Category Archives: nontroversies

The new stupid attack: dogs

The issue with Mitt Romney and strapping his dog to the roof of his car was, at best, minor, and one that was only vaguely relevant in that it was surprisingly callous. But again, I’d like to stress the “minor” part. Don’t worry though, the right’s found a way to fire back!

Then Wednesday, a conservative blogger pointed out a passage in Obama’s “Dreams From My Father” that mentions having been given dog meat when he was a child in Indonesia. That prompted a delighted outpouring on Twitter by amused Obama opponents, peppered with dog recipes. John McCain tweeted a photo of his son’s dog, with the line “I’m sorry Mr. President, he’s not on the menu.”

A Romney spokesman revisited that nice picture of Obama and Bo, saying it was, in hindsight, “chilling.” An Obama spokesman tweeted back decrying the attack on a small child. On Thursday it all reached the White House briefing room, with chief spokesman Jay Carney saying that making a big deal of the dog-meat episode “sounds like somebody who’s trying to get out of the doghouse on something.”

It’s been firing around since then, from McRage to Palin to your average Joe the Plumber.

What this says, more than anything, is how aggravatingly desperate the right has become to attack Barry-O. They’re at a point where they’re combing back through his biography (a book that isn’t exactly secret) to pull out random anecdotes from when he was a child in the hopes that maybe this one will stick. They’ve failed on every other front to get any kind of a steady negative image of Obama to last beyond a week, so now they’re down to “he’s a dog eater!”

Let me save everyone some time: it’s gonna fall apart, like a well cooked Spot roast.

Poor Andrew Breitbart…

…he died in vain.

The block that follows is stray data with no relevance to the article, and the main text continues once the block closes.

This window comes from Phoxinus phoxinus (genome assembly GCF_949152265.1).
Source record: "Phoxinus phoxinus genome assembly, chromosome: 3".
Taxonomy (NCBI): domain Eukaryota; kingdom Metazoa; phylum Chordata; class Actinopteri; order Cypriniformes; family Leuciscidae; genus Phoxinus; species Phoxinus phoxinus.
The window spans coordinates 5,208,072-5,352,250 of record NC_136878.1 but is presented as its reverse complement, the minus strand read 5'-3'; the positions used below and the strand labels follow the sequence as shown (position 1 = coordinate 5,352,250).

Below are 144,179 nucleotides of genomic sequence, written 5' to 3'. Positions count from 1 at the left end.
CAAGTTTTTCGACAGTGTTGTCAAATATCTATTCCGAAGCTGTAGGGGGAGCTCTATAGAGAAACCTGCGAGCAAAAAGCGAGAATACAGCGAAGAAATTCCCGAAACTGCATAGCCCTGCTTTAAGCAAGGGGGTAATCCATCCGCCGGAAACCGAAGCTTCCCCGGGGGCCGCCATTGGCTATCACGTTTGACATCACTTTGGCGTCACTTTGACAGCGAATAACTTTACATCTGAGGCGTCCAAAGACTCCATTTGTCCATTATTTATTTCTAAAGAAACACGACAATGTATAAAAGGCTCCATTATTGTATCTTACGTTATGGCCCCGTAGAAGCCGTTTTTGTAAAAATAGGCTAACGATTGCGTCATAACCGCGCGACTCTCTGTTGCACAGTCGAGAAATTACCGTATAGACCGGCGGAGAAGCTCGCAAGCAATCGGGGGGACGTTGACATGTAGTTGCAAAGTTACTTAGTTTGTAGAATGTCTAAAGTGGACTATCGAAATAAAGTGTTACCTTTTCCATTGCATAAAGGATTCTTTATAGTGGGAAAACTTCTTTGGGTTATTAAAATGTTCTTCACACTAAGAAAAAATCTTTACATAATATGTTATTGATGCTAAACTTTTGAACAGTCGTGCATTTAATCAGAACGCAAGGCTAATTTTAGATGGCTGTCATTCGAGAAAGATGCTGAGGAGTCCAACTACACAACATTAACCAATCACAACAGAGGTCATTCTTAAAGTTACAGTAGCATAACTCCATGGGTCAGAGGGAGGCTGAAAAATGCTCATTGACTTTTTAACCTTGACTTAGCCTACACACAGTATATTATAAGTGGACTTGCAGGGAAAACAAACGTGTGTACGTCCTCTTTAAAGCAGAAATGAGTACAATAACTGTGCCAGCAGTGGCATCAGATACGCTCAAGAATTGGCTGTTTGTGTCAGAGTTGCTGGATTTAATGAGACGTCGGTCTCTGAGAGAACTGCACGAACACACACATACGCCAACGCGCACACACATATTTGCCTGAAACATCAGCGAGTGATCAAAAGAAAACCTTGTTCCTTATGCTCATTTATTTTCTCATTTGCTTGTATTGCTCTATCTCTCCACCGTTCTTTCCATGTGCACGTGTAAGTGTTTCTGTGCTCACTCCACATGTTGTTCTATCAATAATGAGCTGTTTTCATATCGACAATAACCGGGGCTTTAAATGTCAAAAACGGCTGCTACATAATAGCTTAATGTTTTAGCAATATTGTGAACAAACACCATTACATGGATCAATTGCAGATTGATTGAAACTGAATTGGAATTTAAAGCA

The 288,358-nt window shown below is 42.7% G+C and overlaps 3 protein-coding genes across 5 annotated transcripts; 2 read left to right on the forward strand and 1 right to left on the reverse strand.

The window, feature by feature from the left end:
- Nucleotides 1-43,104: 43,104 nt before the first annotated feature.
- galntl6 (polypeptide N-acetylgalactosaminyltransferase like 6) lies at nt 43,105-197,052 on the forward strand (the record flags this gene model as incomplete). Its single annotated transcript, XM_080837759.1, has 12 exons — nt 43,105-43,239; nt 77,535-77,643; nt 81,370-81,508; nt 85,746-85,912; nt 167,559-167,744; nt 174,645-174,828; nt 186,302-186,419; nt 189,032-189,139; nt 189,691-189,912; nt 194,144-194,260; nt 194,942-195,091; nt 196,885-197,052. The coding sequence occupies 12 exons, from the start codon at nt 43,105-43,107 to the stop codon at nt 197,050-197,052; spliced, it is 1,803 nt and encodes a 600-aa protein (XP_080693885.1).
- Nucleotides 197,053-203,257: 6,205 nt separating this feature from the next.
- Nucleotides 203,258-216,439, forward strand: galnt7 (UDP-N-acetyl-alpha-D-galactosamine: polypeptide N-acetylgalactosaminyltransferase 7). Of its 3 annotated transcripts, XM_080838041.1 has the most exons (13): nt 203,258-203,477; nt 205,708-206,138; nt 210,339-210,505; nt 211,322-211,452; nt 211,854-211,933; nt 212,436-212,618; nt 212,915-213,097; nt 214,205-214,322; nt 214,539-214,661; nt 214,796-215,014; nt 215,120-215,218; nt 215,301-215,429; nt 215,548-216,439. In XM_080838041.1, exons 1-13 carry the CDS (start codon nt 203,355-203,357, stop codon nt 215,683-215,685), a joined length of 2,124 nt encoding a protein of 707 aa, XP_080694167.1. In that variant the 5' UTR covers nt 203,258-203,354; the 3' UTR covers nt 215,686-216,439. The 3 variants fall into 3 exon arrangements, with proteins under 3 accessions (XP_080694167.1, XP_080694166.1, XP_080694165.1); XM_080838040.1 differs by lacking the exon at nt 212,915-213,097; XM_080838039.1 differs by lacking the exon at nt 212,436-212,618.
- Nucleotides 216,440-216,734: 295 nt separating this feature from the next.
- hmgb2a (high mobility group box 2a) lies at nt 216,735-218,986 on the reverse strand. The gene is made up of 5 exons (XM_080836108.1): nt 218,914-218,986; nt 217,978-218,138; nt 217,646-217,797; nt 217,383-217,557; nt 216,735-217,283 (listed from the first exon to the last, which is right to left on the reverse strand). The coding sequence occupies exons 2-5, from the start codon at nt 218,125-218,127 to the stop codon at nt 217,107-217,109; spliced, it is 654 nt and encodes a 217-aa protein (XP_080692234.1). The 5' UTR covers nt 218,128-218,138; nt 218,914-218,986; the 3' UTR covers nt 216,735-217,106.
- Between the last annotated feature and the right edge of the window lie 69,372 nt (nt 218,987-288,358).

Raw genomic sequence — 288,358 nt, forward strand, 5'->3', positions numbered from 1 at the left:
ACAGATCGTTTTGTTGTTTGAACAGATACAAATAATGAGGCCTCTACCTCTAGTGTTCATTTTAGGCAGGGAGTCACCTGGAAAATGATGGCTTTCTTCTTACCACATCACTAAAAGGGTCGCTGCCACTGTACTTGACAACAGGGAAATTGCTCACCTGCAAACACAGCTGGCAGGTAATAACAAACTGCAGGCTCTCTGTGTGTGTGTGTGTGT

So remember how Andy B claimed he had footage that would ruin Obama? Well, it got released, and as soon at BuzzFeed published it, Breitbart’s team said it was edited and slanted (ironic in itself). In response, PBS pulled up the whole thing, with commentary, and proved that it still doesn’t remotely claim what Breitbart said it did.

But there’s nothing new about the clip or Obama’s role in the controversy at Harvard Law School. In 2008, as a part of our quadrennial election special The Choice 2008,  FRONTLINE ran the same footage of the speech as a part of an exploration of Obama’s time at Harvard Law School, where he graduated in 1991. It’s been online at our site and on YouTube since then. You can see that part of the film below.

FRONTLINE producers obtained the footage from the same source as BuzzFeed did this week: the archives of WGBH, Boston’s PBS station. The footage was shot in 1990 by a team of local news producers for the WGBH Ten O’Clock News. FRONTLINE is produced at WGBH and our producers were alerted to the footage in the station archives in 2008.

So the footage isn’t new, it’s not exclusive, and it doesn’t really offer us anything we didn’t already know. Andrew Breitbart now holds an amazing distinction for the worst posthumous failure in hack journalism history.

This shouldn’t be a surprise, either. Any time someone claims to have something but they’re holding onto it to be released at a “special time”, they’re stalling. What they have isn’t particularly monumental, but the buzz of claiming to have something, buoyed by just a little bit of leaked teaser material, suddenly makes the story.

In which Hanlon defends Rick Santorum

Earlier this week I glossed over a story in which Rick Santorum said, and I quote, “I don’t want to make black people’s lives better by giving them other people’s money.” I had a number of reasons for not tackling that, the main one being I thought it was a case of Santorum trying to make a point but saying it like an idiot. In this case, that he disagreed with the idea that lives are improved by welfare, whatever.

However, Frothy came up with the most bizarre defense I’ve ever heard when accused of making a racist statement: that he didn’t say it at all.

“I looked at that, and I didn’t say that. If you look at it, what I started to say is a word and then sort of changed and it sort of — blah — came out.  And people said I said ‘black.’ I didn’t,” Santorum said.

Now here’s where things become awkward, and a lot of you aren’t gonna like me for this: he’s right.